The day clerk has worked there for 26 years, and recognized the wife and me, as she does most of her long-time repeat customers. We went a mile up the road to an Outback restaurant for supper. They have traded their little flying saucer pagers for rectangular ones like TV remotes. The booking clerk told me the wait could be as much as an hour, but we got buzzed in, in about twenty minutes. The grandson liked the Blooming Onion so much, we ordered a second, and he took the leftover home to share….a little bit with his fiancée. The next morning we made a picnic lunch and headed for the knife show.
The spring knife shows we’ve attended have been in the Rock Financial Center. Rock recently sold out, and it is now known simply as the Suburban Display Center. It has five huge halls. The spring knife show is always in conjunction with a guns and ammo show. The two groups split the cost, guns at the front, knives in the back. For one admission, we get two shows. Even the wife likes to look at some of the old blunderbusses.
The fall show is held by itself in a Knights of Columbus hall, about half the size of the back end at The Rock. There were 20/25 displays, only one of whom was an actual maker. The rest were either collectors or purveyors, with one knifemaker’s-supplies vendor thrown in. Collectors and purveyors are essentially the same. They both buy knives as cheaply as they can, and hopefully sell them at a profit. The purveyor does it as a business, to support himself. The collector only sells when he has reached his monetary investment limit. He will sell older knives, to be able to afford to buy more, newer knives.
Custom knife makers laughingly call these shows “Rusty jackknife shows”, because of the presence of a lot of cheap factory-made folders. The grandson saw a good-looking folder and tried to open the blade, only to find it jammed, justifying the epithet. He did get a new, nice looking, aluminum handled knife for work for $5. One seller had a box of knives with a hand-printed sign that read: Any knife in the box for $5 $4 $3 $2 3 for $5.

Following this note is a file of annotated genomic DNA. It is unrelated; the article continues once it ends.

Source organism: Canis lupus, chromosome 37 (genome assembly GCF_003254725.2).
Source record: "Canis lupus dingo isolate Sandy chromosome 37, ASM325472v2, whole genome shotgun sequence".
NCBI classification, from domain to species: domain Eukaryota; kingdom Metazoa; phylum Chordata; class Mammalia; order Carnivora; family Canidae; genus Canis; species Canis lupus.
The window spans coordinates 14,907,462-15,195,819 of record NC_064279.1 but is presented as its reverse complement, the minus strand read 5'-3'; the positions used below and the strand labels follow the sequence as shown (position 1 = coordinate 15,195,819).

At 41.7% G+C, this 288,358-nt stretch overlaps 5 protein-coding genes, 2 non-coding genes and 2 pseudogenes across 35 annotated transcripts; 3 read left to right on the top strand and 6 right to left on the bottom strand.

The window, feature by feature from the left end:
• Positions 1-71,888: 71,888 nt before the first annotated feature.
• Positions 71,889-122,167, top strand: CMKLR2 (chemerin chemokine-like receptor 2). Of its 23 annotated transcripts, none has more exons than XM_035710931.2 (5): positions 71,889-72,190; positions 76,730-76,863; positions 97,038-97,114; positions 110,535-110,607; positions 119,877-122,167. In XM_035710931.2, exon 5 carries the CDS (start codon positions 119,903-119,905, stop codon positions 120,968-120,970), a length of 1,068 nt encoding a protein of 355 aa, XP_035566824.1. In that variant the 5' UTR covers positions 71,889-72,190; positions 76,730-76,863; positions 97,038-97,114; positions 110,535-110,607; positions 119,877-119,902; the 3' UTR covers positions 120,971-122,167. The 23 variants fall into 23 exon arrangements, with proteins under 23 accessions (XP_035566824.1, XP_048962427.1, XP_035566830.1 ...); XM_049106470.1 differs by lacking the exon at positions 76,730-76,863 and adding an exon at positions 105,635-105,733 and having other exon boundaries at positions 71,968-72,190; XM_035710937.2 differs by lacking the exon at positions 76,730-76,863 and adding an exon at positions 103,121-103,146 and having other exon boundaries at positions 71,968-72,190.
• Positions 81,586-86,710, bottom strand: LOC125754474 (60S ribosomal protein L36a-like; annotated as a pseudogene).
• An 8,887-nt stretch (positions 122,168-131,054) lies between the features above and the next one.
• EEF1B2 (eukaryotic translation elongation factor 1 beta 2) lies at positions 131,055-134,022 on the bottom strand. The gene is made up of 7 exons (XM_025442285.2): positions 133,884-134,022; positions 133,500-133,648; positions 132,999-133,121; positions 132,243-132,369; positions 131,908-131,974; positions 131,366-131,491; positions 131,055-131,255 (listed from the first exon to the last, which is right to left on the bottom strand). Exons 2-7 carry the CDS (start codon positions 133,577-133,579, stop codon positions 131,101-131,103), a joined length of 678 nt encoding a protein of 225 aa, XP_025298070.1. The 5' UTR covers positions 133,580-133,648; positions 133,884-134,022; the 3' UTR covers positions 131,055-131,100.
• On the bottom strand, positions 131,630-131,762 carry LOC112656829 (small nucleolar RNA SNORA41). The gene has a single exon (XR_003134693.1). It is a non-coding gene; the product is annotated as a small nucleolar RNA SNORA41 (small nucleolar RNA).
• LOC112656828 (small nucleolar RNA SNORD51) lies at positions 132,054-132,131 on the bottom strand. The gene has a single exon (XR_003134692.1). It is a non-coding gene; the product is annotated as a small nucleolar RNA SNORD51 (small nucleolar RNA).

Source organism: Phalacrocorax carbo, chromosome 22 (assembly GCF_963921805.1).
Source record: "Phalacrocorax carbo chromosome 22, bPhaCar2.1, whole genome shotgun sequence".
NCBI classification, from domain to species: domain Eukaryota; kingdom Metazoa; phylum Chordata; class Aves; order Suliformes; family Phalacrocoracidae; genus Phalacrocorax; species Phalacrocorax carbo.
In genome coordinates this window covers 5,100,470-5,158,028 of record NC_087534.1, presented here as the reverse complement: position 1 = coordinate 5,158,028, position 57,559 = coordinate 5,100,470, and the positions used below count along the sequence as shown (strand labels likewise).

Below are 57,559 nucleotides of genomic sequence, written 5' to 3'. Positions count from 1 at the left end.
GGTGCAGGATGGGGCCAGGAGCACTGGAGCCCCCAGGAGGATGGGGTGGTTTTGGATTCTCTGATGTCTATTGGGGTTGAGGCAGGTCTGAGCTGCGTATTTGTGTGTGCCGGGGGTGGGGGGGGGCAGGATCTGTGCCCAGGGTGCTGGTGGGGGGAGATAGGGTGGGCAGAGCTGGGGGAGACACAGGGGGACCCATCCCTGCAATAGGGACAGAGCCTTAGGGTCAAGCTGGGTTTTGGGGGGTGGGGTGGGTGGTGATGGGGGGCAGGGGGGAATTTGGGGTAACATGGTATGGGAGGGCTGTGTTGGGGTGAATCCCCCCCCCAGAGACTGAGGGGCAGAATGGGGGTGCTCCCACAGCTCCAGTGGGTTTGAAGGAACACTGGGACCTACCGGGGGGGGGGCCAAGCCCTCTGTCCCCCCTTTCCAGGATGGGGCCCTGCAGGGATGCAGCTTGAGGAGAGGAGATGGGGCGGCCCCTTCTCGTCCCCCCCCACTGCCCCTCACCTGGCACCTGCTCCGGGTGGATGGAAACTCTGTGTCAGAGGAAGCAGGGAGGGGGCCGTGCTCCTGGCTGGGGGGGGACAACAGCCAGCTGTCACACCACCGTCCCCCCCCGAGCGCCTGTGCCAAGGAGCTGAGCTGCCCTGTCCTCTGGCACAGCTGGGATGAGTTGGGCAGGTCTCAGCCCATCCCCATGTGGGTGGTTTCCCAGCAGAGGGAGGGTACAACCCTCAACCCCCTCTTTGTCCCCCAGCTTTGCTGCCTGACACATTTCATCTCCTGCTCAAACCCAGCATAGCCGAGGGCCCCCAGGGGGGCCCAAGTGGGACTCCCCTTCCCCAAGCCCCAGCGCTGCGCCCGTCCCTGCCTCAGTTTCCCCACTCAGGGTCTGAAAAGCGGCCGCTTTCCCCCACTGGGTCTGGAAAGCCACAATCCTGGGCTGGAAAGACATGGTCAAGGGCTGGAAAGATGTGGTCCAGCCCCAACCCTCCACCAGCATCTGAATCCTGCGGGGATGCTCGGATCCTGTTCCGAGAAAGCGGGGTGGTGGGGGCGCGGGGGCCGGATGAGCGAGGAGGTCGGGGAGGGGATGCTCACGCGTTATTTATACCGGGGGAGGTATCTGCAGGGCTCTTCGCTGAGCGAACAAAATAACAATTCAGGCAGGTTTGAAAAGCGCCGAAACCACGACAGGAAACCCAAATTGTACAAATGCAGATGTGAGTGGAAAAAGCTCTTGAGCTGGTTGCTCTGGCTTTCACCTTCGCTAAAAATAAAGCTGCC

The wife picked up a tiny cute folder, about two inches long, as a letter opener, for $1. She also bought a rosewood handled paring knife for $50. It’s only 6 inches long for good leverage. The handles are extra thick for better grip with her weak hands. The blade has a belly, for easy cutting and is made of 52100 type steel. This is what they make ball bearings from. It will take and keep a fine edge, but needs to have a slight coating of vegetable oil after each use.
It was a low-stress show, with a low turn-out, and all of the vendors being older folks, willing to take the time to answer all questions and socialize with us. As usual, I didn’t buy a knife, but, not as usual, I was finished and ready to leave while the wife and grandspawn were still inside, gabbing up a storm.
Tomorrow we go shopping.
The ever-busy H E Ellis has a great project going on over at her site. She’s trying to raise money, and some smiles, for all cancer patients, and one little girl patient in particular. Drop by her blog at www.heellisgoa.com and sign up to help.